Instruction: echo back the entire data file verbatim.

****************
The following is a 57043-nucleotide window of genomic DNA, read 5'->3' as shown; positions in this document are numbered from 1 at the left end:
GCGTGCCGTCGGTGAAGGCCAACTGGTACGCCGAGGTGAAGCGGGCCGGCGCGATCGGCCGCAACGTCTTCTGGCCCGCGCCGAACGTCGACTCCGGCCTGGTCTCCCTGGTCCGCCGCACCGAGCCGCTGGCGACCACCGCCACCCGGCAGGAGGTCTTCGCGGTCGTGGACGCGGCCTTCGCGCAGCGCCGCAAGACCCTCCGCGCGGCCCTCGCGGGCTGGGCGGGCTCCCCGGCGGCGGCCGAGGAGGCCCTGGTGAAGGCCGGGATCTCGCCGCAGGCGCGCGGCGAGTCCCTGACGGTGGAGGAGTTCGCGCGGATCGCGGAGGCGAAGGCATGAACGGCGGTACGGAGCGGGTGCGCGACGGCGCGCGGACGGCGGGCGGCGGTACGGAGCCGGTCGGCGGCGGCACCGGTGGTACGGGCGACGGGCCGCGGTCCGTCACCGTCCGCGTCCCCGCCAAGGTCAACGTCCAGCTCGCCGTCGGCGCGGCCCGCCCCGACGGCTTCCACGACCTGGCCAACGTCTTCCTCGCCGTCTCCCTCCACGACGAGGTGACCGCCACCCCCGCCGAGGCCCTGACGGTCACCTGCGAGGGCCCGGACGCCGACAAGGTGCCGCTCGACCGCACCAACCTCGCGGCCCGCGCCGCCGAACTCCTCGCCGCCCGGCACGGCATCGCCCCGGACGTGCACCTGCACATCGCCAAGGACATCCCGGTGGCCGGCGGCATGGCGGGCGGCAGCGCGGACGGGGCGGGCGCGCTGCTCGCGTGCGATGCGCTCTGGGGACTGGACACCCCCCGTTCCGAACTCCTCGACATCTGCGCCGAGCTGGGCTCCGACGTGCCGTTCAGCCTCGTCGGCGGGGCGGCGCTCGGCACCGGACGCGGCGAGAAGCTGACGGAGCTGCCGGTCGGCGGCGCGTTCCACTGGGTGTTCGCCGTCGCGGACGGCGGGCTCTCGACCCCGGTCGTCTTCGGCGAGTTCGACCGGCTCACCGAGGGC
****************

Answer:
The following is a 57043-nucleotide window of genomic DNA, read 5'->3' as shown; positions in this document are numbered from 1 at the left end:
GCGTGCCGTCGGTGAAGGCCAACTGGTACGCCGAGGTGAAGCGGGCCGGCGCGATCGGCCGCAACGTCTTCTGGCCCGCGCCGAACGTCGACTCCGGCCTGGTCTCCCTGGTCCGCCGCACCGAGCCGCTGGCGACCACCGCCACCCGGCAGGAGGTCTTCGCGGTCGTGGACGCGGCCTTCGCGCAGCGCCGCAAGACCCTCCGCGCGGCCCTCGCGGGCTGGGCGGGCTCCCCGGCGGCGGCCGAGGAGGCCCTGGTGAAGGCCGGGATCTCGCCGCAGGCGCGCGGCGAGTCCCTGACGGTGGAGGAGTTCGCGCGGATCGCGGAGGCGAAGGCATGAACGGCGGTACGGAGCGGGTGCGCGACGGCGCGCGGACGGCGGGCGGCGGTACGGAGCCGGTCGGCGGCGGCACCGGTGGTACGGGCGACGGGCCGCGGTCCGTCACCGTCCGCGTCCCCGCCAAGGTCAACGTCCAGCTCGCCGTCGGCGCGGCCCGCCCCGACGGCTTCCACGACCTGGCCAACGTCTTCCTCGCCGTCTCCCTCCACGACGAGGTGACCGCCACCCCCGCCGAGGCCCTGACGGTCACCTGCGAGGGCCCGGACGCCGACAAGGTGCCGCTCGACCGCACCAACCTCGCGGCCCGCGCCGCCGAACTCCTCGCCGCCCGGCACGGCATCGCCCCGGACGTGCACCTGCACATCGCCAAGGACATCCCGGTGGCCGGCGGCATGGCGGGCGGCAGCGCGGACGGGGCGGGCGCGCTGCTCGCGTGCGATGCGCTCTGGGGACTGGACACCCCCCGTTCCGAACTCCTCGACATCTGCGCCGAGCTGGGCTCCGACGTGCCGTTCAGCCTCGTCGGCGGGGCGGCGCTCGGCACCGGACGCGGCGAGAAGCTGACGGAGCTGCCGGTCGGCGGCGCGTTCCACTGGGTGTTCGCCGTCGCGGACGGCGGGCTCTCGACCCCGGTCGTCTTCGGCGAGTTCGACCGGCTCACCGAGGGC